Social Media Marketing Is Two-Way Talk
Andrew J. Rohm, professor of marketing and business law in the College of Business Administration, and Michael Weiss ’95 are the authors of “Herding Cats: A Strategic (and Timeless) Perspective on Harnessing the Power of Social Media.” Rohm also is co-director of LMU’s M-School, a program that offers advertising and marketing education with an emphasis on digital and social media. Weiss launched one of the first digital agencies on the West Coast in 1997 and remained the CEO for 14 years, working with clients such as Disney, Estee Lauder, General Electric, Fox, and others. Rohm was interviewed by John Kissell.
Is there a definition of “success” when it comes to marketing and branding with social media? Is it measured by aggregate numbers or is there something deeper?
Organizations and brands must recognize that the traditional customer funnel, where we take a linear path from exposure to a product or service to actual purchase, is no longer an accurate depiction of how consumers today behave. The definition of success for social media lies in its ability to engage prospective or current customers through compelling content, provide a forum with which to post and share content, and interact directly with consumers at real-time events or even service or product failures. Two brands that do this amazingly well are Zappos and the irreverent clothing brand Betabrand. Of course, it helps that social media activity is measurable and trackable over time.
Negative stories and comments on social media seem more prevalent than when advertising was limited to traditional media; how does a company deal with the risk of widespread criticism?
Companies and their brands have long attempted to manage negative publicity, yet it’s much more difficult to do so today because customers are now so much more dialed in and because we have so many more ways to complain. That’s why Michael Weiss, my co-author, came up with the concept of the engagement alert response system, or EARS, to help organizations deal with these issues by examining how brands and consumers interact via social media over time.
Do you think that social media is more valuable because you can learn what your customers actually think about your product or service or because of the increased ways to tell people about your product or service? In other words, is it more useful in research and development than it is in advertising?
Successful social strategies attempt to do both. It should be viewed as a two-pronged tool or platform with which to 1) communicate and engage with your customers and 2) to monitor and learn from this engagement about your product or service offerings and ways to improve them.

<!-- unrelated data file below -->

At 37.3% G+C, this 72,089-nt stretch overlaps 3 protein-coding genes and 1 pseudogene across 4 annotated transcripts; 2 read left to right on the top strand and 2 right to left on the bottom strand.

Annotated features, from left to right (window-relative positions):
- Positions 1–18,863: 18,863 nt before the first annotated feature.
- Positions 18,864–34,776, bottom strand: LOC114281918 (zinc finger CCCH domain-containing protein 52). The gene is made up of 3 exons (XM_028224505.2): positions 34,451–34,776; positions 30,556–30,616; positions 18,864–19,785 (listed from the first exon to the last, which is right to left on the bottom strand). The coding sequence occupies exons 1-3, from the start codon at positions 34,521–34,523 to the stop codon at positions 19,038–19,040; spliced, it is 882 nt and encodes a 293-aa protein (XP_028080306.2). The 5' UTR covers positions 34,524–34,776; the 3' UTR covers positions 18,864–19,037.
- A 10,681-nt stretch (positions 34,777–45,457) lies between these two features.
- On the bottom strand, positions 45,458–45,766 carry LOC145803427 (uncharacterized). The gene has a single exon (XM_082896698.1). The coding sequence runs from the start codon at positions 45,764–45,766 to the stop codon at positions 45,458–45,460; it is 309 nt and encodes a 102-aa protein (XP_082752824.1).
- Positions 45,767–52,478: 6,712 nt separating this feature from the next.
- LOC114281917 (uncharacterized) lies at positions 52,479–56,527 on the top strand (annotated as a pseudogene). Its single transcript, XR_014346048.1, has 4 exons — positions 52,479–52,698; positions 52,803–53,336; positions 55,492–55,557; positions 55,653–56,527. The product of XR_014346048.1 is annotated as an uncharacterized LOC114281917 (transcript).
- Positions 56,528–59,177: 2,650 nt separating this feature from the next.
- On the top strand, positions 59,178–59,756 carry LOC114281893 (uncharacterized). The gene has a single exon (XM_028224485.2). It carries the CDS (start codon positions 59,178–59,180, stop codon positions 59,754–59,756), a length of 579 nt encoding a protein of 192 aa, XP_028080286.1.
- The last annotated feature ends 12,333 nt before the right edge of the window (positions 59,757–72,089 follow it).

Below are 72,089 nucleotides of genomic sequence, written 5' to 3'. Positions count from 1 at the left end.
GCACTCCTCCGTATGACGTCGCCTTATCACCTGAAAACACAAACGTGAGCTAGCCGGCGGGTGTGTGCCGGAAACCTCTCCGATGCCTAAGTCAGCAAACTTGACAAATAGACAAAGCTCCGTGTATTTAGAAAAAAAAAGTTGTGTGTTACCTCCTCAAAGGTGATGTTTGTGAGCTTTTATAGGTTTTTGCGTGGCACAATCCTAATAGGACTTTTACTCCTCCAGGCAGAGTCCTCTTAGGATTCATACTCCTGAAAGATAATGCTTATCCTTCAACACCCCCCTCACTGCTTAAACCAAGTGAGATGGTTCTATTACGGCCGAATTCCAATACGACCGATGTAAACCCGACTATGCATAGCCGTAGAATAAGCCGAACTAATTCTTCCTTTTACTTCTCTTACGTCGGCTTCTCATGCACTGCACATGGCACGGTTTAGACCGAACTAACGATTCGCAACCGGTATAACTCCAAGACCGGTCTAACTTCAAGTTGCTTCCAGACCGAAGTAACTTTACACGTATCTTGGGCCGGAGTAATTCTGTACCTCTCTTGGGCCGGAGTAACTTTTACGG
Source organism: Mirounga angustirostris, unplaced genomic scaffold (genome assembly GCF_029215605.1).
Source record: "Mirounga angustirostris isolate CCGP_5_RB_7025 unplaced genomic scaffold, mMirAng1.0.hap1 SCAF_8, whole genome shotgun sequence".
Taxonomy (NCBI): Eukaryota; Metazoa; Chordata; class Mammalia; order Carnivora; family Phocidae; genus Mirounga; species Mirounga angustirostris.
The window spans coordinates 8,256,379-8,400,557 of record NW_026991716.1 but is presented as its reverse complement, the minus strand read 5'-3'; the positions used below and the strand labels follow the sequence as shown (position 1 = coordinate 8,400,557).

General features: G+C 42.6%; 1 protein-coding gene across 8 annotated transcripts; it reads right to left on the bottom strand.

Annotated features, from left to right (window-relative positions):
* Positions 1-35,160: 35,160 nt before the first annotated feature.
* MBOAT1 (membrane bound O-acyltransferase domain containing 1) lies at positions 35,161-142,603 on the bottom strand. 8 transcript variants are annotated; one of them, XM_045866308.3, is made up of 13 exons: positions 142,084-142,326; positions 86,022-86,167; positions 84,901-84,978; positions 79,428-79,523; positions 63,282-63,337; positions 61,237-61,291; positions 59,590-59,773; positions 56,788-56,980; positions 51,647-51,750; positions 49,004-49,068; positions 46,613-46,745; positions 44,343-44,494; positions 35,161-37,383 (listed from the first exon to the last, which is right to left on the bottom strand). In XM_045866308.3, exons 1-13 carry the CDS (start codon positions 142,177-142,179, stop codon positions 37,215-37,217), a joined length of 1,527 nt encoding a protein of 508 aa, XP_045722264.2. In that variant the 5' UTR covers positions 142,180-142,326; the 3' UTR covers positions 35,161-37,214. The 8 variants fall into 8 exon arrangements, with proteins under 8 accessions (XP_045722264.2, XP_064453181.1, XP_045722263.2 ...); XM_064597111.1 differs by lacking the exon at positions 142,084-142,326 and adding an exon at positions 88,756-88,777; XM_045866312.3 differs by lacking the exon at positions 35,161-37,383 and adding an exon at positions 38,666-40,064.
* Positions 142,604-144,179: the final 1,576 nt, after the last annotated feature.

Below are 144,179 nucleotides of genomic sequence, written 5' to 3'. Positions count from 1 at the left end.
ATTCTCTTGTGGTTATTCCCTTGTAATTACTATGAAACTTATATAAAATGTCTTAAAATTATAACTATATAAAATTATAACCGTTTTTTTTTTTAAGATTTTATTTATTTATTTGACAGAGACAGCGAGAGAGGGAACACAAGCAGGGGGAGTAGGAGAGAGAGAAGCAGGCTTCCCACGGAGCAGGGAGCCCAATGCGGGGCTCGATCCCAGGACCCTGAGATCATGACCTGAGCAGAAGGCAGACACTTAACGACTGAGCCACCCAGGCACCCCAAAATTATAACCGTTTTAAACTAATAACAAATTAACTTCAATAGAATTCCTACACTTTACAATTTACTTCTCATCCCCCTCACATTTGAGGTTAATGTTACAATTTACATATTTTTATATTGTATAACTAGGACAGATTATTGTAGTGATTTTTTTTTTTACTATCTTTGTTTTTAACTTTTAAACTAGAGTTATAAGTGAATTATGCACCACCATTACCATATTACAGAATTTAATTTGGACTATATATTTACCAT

What is the worst misconception that entrepreneurs have about how using social media can help one’s business?
Speaking strictly about entrepreneurs — someone involved in a brand new venture — one big risk we see is diving into social media in advance of nailing down those other really important elements of the venture, such as the product or service itself, as well as other marketing fundamentals, such as pricing and even distribution. Another common trap is to make a big splash on social and not having a content strategy to keep up the ongoing communication.
In terms of future innovation, do you ever hear business leaders and entrepreneurs say something like, “If only someone could figure out how make social media do such-and-such, it would revolutionize my business”? And what is it they’d like to see take shape?
I’d like to see social media platforms that wake me up in a good mood, that cook my breakfast and walk my dogs, and that drive my kids to school. Actually, for businesses, an overlooked area of social media is in the area of enterprise or business collaboration tools — in other words bringing social media to the workplace. IBM is one major company leading the charge to bring social tools, such as video hosting and distribution, to companies, enabling them to share, collaborate, and learn more effectively and efficiently. Think of it as Facebook meets YouTube for social business.
Do you use social media in your work as a professor?
Yes, all the time! For our M-School program, Facebook and LinkedIn are important conduits to reach our students, our recent alumni and industry. Facebook allows us to curate relevant industry content and to promote or publicize M-School happenings and events. We’ve also formed an M-School LinkedIn community comprised of key stakeholders, including current and recently graduated M-School students, industry professionals, including hiring managers, recruiters and HR directors who are actively posting and seeking new talent.
Follow Andrew Rohm on Twitter @arohm and Michael Weiss @mikepweiss.